On this page we hope to clear up problems that you might have
with isosceles and/or equilateral triangles. These kind
of triangles are special triangles, and if you
scroll down, you'll be able to better understand the
peculiarities of each type of triangle.
An isosceles triangle has two congruent sides called legs and a third side called the base. The vertex angle is the angle included by the legs. The other two angles are called base angles. The base angles are congruent. The figure below depicts an isosceles triangle with all the parts labeled.
An equilateral triangle is a special isosceles triangle in which all three sides are congruent. Equilateral triangles are also equiangular, which means all three angles are congruent. The measure of each angle is 60 degrees. The figure below depicts an equilateral triangle with all the parts labeled.
There are a few special rules you ought to remember when dealing with
isosceles and/or equilateral triangles. They are outlined below.
1. Problem: Find AB and AC on the triangle in the figure. Solution: Since angle A is congruent to angle C (information is given in the figure), segment AC is the base of an isosceles triangle (see Rule 2 above). Because of that, we know that the two legs of the triangle (AB and BC) are congruent. Therefore, AB = 5. We also know that all triangles are made of three angles that have measures that when added together equal 180 degrees. With that information, we can set up an equation to find the measure of angle B. 60 + 60 + B = 180 Solving the equation gives us 60 for B. That tells us that the triangle is equiangular. Rule 3 above says that all equiangular triangles are also equilateral. If the triangle is equilateral, then all the sides have the same measure. Therefore, AC also equals 5.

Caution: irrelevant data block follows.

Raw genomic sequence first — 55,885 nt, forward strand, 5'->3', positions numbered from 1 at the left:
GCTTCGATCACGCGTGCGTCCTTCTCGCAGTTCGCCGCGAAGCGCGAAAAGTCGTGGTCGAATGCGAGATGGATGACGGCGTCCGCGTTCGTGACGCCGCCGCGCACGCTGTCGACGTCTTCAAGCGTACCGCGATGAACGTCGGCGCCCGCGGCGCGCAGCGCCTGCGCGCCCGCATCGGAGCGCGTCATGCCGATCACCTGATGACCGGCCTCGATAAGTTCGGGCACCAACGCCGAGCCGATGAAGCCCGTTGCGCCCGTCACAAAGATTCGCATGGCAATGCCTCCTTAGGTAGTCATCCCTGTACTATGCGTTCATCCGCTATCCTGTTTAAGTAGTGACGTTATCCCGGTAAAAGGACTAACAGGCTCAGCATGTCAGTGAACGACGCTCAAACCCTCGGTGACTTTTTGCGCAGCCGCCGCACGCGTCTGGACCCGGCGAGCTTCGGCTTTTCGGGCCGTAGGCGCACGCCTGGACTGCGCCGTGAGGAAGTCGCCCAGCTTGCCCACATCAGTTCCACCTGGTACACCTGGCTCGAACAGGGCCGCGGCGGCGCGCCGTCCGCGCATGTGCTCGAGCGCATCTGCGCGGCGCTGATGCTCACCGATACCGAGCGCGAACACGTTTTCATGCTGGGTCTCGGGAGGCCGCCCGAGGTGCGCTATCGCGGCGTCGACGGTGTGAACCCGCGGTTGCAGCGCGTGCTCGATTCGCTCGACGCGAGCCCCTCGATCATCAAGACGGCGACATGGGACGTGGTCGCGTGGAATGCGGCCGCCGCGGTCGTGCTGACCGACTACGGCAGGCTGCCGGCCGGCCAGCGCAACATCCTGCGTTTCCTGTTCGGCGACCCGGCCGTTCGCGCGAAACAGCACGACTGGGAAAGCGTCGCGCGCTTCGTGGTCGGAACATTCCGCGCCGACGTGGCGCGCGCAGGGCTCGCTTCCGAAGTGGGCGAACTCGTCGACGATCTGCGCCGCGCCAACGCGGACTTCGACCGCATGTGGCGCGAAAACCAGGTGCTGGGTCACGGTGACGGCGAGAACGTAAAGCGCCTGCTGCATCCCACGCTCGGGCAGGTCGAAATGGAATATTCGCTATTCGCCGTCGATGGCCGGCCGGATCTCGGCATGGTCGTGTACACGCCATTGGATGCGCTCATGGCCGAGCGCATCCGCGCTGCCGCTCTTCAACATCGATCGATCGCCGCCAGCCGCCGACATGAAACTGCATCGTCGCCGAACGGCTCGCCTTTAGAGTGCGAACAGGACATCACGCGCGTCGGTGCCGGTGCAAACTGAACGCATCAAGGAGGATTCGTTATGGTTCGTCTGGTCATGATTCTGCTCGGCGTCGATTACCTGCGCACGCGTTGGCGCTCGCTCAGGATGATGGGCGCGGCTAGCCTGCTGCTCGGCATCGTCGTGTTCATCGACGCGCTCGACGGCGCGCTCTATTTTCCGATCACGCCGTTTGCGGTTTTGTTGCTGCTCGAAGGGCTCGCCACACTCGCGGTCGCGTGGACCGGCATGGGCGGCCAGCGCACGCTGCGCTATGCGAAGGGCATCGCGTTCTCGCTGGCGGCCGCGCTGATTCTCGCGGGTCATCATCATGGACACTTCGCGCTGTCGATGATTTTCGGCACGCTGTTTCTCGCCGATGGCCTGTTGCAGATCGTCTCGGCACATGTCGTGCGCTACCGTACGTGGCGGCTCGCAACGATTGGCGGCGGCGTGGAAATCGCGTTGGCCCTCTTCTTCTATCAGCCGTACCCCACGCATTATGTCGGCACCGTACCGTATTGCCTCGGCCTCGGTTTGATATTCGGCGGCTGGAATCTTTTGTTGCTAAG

Take the Quiz on isosceles and equilateral triangles. (Very useful to review or to see if you've really got this topic down.) Do it!